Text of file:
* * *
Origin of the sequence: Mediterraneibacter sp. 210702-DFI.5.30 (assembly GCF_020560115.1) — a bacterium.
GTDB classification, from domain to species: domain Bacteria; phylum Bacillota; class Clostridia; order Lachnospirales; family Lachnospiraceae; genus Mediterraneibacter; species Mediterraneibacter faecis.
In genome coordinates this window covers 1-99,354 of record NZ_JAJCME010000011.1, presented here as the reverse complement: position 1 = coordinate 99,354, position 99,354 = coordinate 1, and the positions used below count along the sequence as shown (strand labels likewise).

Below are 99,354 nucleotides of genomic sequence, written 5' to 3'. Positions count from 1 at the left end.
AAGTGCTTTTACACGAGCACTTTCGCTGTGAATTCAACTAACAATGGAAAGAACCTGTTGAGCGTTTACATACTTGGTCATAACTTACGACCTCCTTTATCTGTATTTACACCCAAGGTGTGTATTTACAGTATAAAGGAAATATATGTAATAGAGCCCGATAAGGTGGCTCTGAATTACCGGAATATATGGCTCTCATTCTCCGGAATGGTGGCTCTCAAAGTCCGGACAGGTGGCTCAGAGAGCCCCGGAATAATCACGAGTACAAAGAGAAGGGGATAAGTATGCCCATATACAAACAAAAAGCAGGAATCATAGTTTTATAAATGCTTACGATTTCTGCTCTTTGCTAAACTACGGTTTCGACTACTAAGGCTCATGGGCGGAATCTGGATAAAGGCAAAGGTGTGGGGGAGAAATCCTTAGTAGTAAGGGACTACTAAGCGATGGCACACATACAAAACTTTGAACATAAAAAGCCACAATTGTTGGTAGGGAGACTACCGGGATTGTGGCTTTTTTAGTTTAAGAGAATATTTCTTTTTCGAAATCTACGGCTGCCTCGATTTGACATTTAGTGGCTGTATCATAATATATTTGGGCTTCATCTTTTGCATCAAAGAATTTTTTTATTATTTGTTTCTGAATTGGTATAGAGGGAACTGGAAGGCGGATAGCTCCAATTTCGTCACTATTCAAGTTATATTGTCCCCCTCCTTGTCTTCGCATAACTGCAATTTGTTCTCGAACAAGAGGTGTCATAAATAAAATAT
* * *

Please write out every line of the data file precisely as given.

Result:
Origin of the sequence: Mediterraneibacter sp. 210702-DFI.5.30 (assembly GCF_020560115.1) — a bacterium.
GTDB classification, from domain to species: domain Bacteria; phylum Bacillota; class Clostridia; order Lachnospirales; family Lachnospiraceae; genus Mediterraneibacter; species Mediterraneibacter faecis.
In genome coordinates this window covers 1-99,354 of record NZ_JAJCME010000011.1, presented here as the reverse complement: position 1 = coordinate 99,354, position 99,354 = coordinate 1, and the positions used below count along the sequence as shown (strand labels likewise).

Below are 99,354 nucleotides of genomic sequence, written 5' to 3'. Positions count from 1 at the left end.
AAGTGCTTTTACACGAGCACTTTCGCTGTGAATTCAACTAACAATGGAAAGAACCTGTTGAGCGTTTACATACTTGGTCATAACTTACGACCTCCTTTATCTGTATTTACACCCAAGGTGTGTATTTACAGTATAAAGGAAATATATGTAATAGAGCCCGATAAGGTGGCTCTGAATTACCGGAATATATGGCTCTCATTCTCCGGAATGGTGGCTCTCAAAGTCCGGACAGGTGGCTCAGAGAGCCCCGGAATAATCACGAGTACAAAGAGAAGGGGATAAGTATGCCCATATACAAACAAAAAGCAGGAATCATAGTTTTATAAATGCTTACGATTTCTGCTCTTTGCTAAACTACGGTTTCGACTACTAAGGCTCATGGGCGGAATCTGGATAAAGGCAAAGGTGTGGGGGAGAAATCCTTAGTAGTAAGGGACTACTAAGCGATGGCACACATACAAAACTTTGAACATAAAAAGCCACAATTGTTGGTAGGGAGACTACCGGGATTGTGGCTTTTTTAGTTTAAGAGAATATTTCTTTTTCGAAATCTACGGCTGCCTCGATTTGACATTTAGTGGCTGTATCATAATATATTTGGGCTTCATCTTTTGCATCAAAGAATTTTTTTATTATTTGTTTCTGAATTGGTATAGAGGGAACTGGAAGGCGGATAGCTCCAATTTCGTCACTATTCAAGTTATATTGTCCCCCTCCTTGTCTTCGCATAACTGCAATTTGTTCTCGAACAAGAGGTGTCATAAATAAAATAT